By now, most people have probably heard of the allegations against TV personality and political pundit Bill O’Reilly. He has allegedly paid at least five women out of court settlements for their silence regarding misogynistic and sexist behavior that he aimed at them. Whether or not you believe the allegations, the affect of them is nearly the same. Fox News has held a long-standing culture of treating women poorly that started with Roger Ailes more than 20 years ago. Ailes was removed from his position for nearly the same type of allegations, but it is unclear whether O’Reilly will suffer the same fate.
There seems to be a vein of the patriarchy that is still trying desperately to hold onto its delicate male persona, and that strain seems to be quite active in the conservative world. Only recently, famed conservative mouthpiece Tomi Lahren was put on indefinite suspension from her Fox segment after making comments about her support of abortion rights during another show in which she was being interviewed. Lahren is now suing Glenn Beck and The Blaze for wrongful termination, and she even claims that the studio has locked her out of her own social media profiles.
There is almost no doubt that the decision to suspend Lahren came directly from Beck himself since he is both the face and leader of the organization. That response from Beck to a woman sharing her honest beliefs is just another in a long line of examples showcasing the desire for highly-visible male figures in the conservative news spectrum to control not only the narrative coming from every individual correspondent, but to control the views of women over whom they feel superior.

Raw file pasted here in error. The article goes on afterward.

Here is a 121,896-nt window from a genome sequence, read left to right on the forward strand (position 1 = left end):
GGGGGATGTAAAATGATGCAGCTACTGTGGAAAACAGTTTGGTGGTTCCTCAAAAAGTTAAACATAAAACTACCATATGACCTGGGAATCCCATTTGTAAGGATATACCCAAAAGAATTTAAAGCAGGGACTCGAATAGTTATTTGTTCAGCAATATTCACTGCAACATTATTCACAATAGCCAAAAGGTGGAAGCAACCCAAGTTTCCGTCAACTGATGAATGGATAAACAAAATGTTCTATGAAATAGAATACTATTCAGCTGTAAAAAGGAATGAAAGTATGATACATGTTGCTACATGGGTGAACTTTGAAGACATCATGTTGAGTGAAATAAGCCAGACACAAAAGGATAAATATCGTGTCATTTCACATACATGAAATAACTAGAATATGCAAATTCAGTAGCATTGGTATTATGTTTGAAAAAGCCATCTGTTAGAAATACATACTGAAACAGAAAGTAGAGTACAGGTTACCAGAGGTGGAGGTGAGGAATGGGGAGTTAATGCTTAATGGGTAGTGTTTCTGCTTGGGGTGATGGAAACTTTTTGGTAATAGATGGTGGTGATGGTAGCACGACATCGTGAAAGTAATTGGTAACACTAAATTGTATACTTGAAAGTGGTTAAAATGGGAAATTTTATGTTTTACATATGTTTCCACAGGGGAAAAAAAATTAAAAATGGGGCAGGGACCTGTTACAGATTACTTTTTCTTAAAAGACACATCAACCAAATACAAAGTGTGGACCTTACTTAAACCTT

Bill O’Reilly has such a vitriolic personality that easily bleeds through his segments that it should come as no surprise that the man has been accused of sexual misconduct. That same personality type can be seen in many other male conservative pundits, including Rush Limbaugh and Alex Jones. That fiery male persona might seem like an entertaining source for news, but it showcases a deeper issue with conservative pundits. They all have this approach that essentially demands the public’s acquiescence to their incendiary comments while simultaneously condescending toward and largely ignoring any arguments against what they have to say.
According to David Zurawik of the Baltimore Sun, Bill O’Reilly has taken the place of Roger Ailes as the face of the predatory culture that permeates Fox News and the majority of the FOX network. He claims that O’Reilly is nothing more than the representative of the cancer that is currently spreading through the conservative spectrum, and that such a culture will and should be the death of the network.
How can a network that marginalizes women to such an extreme survive when all the women leave the network for safer and more accepting positions in other networks? Not only that, but how can a source of supposedly unbiased news remain relevant once it gains a reputation for sexism, misogyny, and manipulation? The answer is that it can not, and without some sort of change throughout the Fox network, there is no way they will continue to be relevant in a world where men and women are actually equal.
Zurawik also points out that a network like Fox won’t be able to survive if all their advertisers decide to pull out because they don’t agree with the views and actions of the network. He doesn’t expect anything to happen in the short-term with O’Reilly since the figure is too important for the Fox network, but something must be done soon if the cancer is to be exorcised in time.